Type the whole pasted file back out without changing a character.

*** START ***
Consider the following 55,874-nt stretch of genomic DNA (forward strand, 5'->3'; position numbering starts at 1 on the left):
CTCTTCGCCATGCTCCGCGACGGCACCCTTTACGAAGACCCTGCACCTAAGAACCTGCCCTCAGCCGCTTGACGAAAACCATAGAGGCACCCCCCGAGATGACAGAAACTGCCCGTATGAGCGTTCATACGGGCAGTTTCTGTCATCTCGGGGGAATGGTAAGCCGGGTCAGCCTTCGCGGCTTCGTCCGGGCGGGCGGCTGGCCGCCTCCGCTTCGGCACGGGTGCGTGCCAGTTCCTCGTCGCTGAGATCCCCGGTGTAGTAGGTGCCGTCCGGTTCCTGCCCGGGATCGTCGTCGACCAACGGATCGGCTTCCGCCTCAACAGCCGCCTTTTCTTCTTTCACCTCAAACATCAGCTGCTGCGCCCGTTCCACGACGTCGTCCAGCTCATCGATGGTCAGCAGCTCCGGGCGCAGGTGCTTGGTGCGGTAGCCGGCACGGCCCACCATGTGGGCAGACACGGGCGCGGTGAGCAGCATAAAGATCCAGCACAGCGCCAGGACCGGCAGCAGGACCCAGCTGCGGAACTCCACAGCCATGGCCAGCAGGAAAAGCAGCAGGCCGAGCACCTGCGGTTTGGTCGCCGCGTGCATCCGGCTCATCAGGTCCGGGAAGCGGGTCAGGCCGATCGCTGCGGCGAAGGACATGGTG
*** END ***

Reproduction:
Consider the following 55,874-nt stretch of genomic DNA (forward strand, 5'->3'; position numbering starts at 1 on the left):
CTCTTCGCCATGCTCCGCGACGGCACCCTTTACGAAGACCCTGCACCTAAGAACCTGCCCTCAGCCGCTTGACGAAAACCATAGAGGCACCCCCCGAGATGACAGAAACTGCCCGTATGAGCGTTCATACGGGCAGTTTCTGTCATCTCGGGGGAATGGTAAGCCGGGTCAGCCTTCGCGGCTTCGTCCGGGCGGGCGGCTGGCCGCCTCCGCTTCGGCACGGGTGCGTGCCAGTTCCTCGTCGCTGAGATCCCCGGTGTAGTAGGTGCCGTCCGGTTCCTGCCCGGGATCGTCGTCGACCAACGGATCGGCTTCCGCCTCAACAGCCGCCTTTTCTTCTTTCACCTCAAACATCAGCTGCTGCGCCCGTTCCACGACGTCGTCCAGCTCATCGATGGTCAGCAGCTCCGGGCGCAGGTGCTTGGTGCGGTAGCCGGCACGGCCCACCATGTGGGCAGACACGGGCGCGGTGAGCAGCATAAAGATCCAGCACAGCGCCAGGACCGGCAGCAGGACCCAGCTGCGGAACTCCACAGCCATGGCCAGCAGGAAAAGCAGCAGGCCGAGCACCTGCGGTTTGGTCGCCGCGTGCATCCGGCTCATCAGGTCCGGGAAGCGGGTCAGGCCGATCGCTGCGGCGAAGGACATGGTG